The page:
Then the Lord said to him, ‘Take off your sandals; the place where you are standing is holy ground. I have indeed seen the oppression of my people in Egypt. I have heard their groaning and have come down to set them free. Now come, I will send you back to Egypt.’
This is the same Moses whom they had rejected with the words, ‘Who made you ruler and judge?’ He was sent to be their ruler and deliverer by God himself, through the angel who appeared to him in the bush. He led them out of Egypt and did wonders and miraculous signs in Egypt, at the Red Sea and for forty years in the desert.
This is that Moses who told the Israelites, ‘God will send you a prophet like me from your own people.’ He was in the assembly in the desert, with the angel who spoke to him on Mount Sinai, and with our fathers; and he received living words to pass on to us.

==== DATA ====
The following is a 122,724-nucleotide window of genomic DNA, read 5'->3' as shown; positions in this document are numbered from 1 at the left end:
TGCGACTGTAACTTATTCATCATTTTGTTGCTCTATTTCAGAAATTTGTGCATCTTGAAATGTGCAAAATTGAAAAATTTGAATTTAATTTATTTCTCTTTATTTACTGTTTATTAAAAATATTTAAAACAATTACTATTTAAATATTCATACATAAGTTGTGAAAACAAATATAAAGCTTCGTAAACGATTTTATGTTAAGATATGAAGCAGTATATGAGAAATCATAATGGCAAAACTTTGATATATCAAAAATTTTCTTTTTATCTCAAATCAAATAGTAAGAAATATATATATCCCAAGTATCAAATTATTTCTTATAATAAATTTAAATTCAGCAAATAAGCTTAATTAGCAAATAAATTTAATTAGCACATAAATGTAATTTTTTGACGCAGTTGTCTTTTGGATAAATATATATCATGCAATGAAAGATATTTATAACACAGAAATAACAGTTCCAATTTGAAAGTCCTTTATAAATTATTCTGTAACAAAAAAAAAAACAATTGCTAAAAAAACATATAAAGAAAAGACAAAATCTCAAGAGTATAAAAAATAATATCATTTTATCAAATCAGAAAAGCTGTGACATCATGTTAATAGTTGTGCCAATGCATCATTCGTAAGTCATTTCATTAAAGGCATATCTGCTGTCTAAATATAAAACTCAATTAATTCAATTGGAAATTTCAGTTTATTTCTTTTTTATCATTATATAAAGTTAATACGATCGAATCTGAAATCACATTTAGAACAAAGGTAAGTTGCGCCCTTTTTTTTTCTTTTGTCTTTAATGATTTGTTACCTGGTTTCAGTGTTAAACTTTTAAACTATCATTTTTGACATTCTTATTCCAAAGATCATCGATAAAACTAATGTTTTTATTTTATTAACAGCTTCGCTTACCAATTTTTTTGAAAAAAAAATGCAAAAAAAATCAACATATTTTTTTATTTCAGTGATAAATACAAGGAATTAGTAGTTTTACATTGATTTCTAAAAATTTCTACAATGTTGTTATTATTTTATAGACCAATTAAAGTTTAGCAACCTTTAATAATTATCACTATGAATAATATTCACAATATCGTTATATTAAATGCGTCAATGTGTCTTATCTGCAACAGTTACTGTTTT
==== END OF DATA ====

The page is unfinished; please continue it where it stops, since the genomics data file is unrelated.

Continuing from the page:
But our fathers refused to obey him. Instead, they rejected him and in their hearts turned back to Egypt. They told Aaron, ‘Make us gods who will go before us. As for this fellow Moses who led us out of Egypt — we don’t know what has happened to him!’ That was the time they made an idol in the form of a calf. They brought sacrifices to it and held a celebration in honor of what their hands had made. But God turned away and gave them over to the worship of the heavenly bodies.
This agrees with what is written in the book of the prophets:
‘Did you bring me sacrifices and offerings Forty years in the desert, O house of Israel? You have lifted up the shrine of Molech and the star of your god Rephan, the idols you made to worship. Therefore I will send you into exile’ beyond Babylon.